amwriting, Author Interview, Pagham-verse

#WriterlyWiPChat: July Q&A Week 1

Days 1-7

Introduce yourself!

Hello! CMR/Mel – your friendly local Gothic eldritch horror writer. My life is a Gothic Horror bingo card with a bit of creative flair and a lot of soft things. Wander with me through ancient evergreen forests of bone and smoke until you reach the signpost that says ‘Milton Keynes 5 miles’. Then know that we have wandered too far.

WIP Intros! What are you working on?

Here’s a little run down of my current big projects! #AmWriting, Honest!

I have written a short story for submission this month, called ‘The Sound of Darkness’, currently being edited. Thirteenth has gone off to beta readers. I’m re-outlining Real Meat, my werewolf noir thriller, and really enjoying writing Eldritch Girls with Nita Pan. If you’re not familiar with her work, check out her short story ‘Life and Death’ in From Ashes to Magic.

How would you celebrate a big milestone like a book or movie contract?

I’d be pretty pleased. I don’t really celebrate things like this: I might go out for dinner. Not sure I’d tell many people.

It’s BBQ time! What would your MC [Main Character] indulge in?

– Katy Porter has a burger and salad
– Wes Porter goes for the vegetarian option
– Ricky Porter eats the meat patties raw because he hates BBQs, doesn’t want to be there and can’t be bothered to wait
– Sasha Shaw drinks a lot and goes for salad, bun-less sausages and all the dessert options

What holidays factor into your WiP [Work in Progress]?

Thirteenth takes place in January (after New Years) so no holidays.
Eldritch Girls takes place in the Spring of 2016, before the Brighton Wheel was dismantled, and there aren’t any holidays explicitly mentioned there either. There’s a family Sunday lunch, which is a set-piece / midpoint of the story that might count as a ‘holiday’ in that it’s a day off work for the villain protags and Sasha’s awful family.

[Note for readers of The Crows: this branch of the Shaws are not awful in the same way the Porters are awful. They are very similar though.]

What are your characters’ favourite holiday foods?

– Katy Porter loves her Gran’s cooking. Granny Wend would make her casserole after school, but her roasts were infamously good. Yule roast in particular. Katy also really loves Yule for the chocolate log dessert.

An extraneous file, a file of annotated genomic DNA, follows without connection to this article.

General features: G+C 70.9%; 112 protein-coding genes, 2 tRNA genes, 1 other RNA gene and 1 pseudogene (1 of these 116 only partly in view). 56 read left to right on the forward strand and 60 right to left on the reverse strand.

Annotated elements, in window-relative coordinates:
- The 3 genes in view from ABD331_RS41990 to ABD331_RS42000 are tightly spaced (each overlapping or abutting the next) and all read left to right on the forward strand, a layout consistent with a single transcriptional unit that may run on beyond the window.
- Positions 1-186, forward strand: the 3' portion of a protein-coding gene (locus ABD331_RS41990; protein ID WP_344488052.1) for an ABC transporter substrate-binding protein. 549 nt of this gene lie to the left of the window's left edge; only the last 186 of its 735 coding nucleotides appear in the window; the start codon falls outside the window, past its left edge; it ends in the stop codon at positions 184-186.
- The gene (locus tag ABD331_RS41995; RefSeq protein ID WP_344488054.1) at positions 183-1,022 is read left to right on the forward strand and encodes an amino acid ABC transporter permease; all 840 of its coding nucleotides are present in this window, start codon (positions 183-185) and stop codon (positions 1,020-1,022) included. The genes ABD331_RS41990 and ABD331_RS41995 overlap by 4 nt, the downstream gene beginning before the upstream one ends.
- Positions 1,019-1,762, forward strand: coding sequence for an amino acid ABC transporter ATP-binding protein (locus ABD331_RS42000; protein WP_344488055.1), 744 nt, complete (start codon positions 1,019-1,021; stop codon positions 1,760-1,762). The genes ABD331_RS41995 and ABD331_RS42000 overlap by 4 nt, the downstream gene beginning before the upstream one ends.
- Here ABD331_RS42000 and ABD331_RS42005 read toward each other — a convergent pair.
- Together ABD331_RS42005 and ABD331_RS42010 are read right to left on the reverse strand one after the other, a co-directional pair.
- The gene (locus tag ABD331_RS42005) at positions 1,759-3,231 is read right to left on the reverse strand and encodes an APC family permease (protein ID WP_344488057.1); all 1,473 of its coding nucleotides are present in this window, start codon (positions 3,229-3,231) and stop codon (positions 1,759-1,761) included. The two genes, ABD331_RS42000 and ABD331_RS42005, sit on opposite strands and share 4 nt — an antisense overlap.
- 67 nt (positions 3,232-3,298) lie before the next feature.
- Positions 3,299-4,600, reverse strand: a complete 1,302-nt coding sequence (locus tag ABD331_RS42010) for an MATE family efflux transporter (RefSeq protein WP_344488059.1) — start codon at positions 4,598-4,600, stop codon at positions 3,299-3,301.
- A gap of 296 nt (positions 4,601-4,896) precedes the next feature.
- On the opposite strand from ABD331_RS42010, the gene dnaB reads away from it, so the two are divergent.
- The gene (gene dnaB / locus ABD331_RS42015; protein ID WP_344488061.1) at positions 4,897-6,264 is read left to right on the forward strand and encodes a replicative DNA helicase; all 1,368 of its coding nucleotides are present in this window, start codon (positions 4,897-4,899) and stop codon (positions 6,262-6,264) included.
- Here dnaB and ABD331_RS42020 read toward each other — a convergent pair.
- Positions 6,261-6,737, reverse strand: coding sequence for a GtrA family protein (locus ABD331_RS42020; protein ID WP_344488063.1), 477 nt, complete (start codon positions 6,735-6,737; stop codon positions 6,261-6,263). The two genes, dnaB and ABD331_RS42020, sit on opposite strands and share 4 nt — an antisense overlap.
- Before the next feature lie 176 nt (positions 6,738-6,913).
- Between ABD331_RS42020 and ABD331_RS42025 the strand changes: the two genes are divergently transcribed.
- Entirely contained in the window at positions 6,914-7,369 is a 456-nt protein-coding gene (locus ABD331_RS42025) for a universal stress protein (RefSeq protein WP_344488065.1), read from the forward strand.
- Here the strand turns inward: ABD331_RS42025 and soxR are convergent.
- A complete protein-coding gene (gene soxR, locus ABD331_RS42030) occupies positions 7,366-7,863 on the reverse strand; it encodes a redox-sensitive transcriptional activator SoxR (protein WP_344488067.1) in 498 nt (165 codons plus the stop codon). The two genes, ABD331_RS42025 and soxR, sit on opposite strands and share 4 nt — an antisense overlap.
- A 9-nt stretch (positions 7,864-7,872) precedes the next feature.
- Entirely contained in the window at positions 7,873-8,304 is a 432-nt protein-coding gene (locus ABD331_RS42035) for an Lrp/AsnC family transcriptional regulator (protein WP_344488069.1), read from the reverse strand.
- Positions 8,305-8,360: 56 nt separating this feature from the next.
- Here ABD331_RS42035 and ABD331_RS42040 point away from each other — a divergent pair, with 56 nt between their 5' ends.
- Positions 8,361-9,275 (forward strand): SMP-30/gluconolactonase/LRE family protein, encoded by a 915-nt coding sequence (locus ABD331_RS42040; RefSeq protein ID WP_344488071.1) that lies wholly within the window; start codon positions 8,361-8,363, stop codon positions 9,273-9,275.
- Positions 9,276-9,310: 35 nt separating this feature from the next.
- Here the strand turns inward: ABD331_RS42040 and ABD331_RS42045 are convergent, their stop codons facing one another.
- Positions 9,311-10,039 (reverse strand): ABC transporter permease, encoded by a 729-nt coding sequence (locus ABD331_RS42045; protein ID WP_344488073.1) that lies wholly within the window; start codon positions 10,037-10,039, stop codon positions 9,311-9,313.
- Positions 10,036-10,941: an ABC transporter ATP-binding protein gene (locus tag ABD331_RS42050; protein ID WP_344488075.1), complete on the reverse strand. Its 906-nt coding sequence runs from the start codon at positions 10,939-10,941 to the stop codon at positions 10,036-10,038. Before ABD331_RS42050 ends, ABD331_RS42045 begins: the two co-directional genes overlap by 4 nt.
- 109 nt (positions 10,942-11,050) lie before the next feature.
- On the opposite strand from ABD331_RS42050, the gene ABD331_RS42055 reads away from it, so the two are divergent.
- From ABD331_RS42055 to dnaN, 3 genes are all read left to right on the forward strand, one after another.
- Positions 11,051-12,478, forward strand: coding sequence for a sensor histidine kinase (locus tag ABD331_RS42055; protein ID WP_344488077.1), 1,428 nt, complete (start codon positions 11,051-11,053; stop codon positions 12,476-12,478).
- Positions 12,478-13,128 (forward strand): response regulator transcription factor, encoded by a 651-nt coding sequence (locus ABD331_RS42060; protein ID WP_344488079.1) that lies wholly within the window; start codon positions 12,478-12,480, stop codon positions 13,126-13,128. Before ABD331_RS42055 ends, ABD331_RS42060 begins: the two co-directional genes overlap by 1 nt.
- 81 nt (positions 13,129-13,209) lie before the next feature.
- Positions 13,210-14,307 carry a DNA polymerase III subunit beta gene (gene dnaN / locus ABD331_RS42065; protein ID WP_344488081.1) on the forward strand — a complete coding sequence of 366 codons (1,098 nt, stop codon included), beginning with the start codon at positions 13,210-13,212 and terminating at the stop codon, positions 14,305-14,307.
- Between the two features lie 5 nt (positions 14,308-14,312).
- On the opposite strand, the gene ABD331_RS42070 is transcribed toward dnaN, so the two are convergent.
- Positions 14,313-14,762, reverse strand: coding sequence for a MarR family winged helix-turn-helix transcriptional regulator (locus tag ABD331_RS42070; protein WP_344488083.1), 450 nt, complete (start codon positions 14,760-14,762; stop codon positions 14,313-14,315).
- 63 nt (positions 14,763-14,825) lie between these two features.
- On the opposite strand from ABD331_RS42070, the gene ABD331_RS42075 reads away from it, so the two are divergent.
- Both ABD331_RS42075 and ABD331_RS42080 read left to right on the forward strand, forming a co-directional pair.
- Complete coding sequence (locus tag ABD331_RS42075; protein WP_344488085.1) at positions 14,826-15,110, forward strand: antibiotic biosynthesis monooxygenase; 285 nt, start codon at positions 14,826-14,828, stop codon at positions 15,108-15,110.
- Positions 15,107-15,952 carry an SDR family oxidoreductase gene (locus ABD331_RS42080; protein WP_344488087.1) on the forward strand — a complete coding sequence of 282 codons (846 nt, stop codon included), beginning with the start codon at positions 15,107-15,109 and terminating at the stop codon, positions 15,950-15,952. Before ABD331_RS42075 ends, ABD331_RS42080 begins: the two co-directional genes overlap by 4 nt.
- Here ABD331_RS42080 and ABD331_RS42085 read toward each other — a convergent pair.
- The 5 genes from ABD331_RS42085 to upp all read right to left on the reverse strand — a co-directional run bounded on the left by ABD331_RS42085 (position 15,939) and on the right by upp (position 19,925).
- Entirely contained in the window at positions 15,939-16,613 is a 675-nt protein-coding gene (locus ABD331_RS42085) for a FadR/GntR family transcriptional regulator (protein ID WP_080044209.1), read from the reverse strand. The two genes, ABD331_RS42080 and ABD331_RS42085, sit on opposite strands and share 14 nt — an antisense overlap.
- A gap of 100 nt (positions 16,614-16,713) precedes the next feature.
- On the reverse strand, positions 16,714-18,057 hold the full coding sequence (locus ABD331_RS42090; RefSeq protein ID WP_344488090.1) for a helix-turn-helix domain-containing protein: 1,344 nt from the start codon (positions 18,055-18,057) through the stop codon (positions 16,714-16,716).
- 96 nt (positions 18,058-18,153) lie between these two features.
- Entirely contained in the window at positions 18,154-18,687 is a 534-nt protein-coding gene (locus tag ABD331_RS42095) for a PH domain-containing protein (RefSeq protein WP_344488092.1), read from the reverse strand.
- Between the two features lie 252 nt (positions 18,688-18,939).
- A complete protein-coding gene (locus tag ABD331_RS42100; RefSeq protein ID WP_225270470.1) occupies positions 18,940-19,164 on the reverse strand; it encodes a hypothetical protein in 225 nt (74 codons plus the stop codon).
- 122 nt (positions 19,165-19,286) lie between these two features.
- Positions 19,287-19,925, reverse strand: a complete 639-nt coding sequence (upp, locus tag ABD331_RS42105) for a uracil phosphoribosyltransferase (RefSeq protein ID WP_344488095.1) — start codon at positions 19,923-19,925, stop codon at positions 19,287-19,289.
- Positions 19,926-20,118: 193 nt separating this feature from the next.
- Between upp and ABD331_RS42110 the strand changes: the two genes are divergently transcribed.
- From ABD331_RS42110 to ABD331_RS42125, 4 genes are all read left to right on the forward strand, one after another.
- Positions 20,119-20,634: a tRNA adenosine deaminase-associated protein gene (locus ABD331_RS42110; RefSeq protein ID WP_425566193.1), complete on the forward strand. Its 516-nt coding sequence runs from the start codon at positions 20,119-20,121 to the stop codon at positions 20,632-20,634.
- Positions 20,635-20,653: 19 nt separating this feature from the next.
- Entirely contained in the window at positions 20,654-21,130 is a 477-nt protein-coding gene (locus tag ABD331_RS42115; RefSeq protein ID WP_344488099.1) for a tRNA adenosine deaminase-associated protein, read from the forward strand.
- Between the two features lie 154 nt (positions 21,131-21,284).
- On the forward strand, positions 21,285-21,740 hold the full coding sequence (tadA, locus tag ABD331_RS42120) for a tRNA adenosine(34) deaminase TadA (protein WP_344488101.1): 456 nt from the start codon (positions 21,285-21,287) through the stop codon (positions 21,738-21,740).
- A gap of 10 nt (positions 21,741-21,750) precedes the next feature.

– Wes Porter’s whole life is a holiday, but his favourite holiday food is a cheese board with grapes, crackers and paired wine. Only kidding, that’s what he tells his posh rich friends at their Christmas parties. Wes (currently a vegan/vegetarian due to the fact he has two human partners and you never can tell what or whom the meat is at family events) misses his Gran’s roasts so much.
– Ricky hates all holidays, they are miserable affairs and full of bad memories. He was never allowed his Gran’s gingerbread once she figured out he could see the future better if he wasn’t focused on the present. Bland food and hard asceticism is the order of the day. He still doesn’t eat dessert, but he’s taken a liking to things Carrie makes for him all year round.

Sasha’s favourite holiday food is chocolate, so Easter is her favourite time of the year. It’s secular for her, of course.

Backstory. How do you find the line between too little and too much?

With difficulty! I do a lot of experimental writing that may end up canon (or may not). Some of it might end up in the actual story, but most won’t. I might allude to it, but if it’s not necessary and breaks the flow of the story rather than helps to underline a theme or provide foreshadowing for character development, then it will probably get cut. I don’t think all backstory should serve a purpose, necessarily – some of it is good for showing the character’s personality and How They Got Here, and that’s all, but that has a place too.

For Thirteenth, I drop the reader into a situation where there’s a lot of complicated family drama and backstory that’s all relevant to the plot. When I was happy with the first lightly edited version, I handed over to two first-pass readers who gave me comments on it. Some of that was about pacing, backstory/memory/flashback balance, plotting, and so on. The draft got edited again to take on board the comments, then again when I’d taken a few weeks off. It helped to read it all the way through and try to see it through the eyes of someone who hadn’t read the first book, and even if they had, what would they make of the new characters and their stories? It’s now with beta readers (10) so I’ll see if those comments give me more of an idea about what to do with the backstory elements or if I have the balance right this time.

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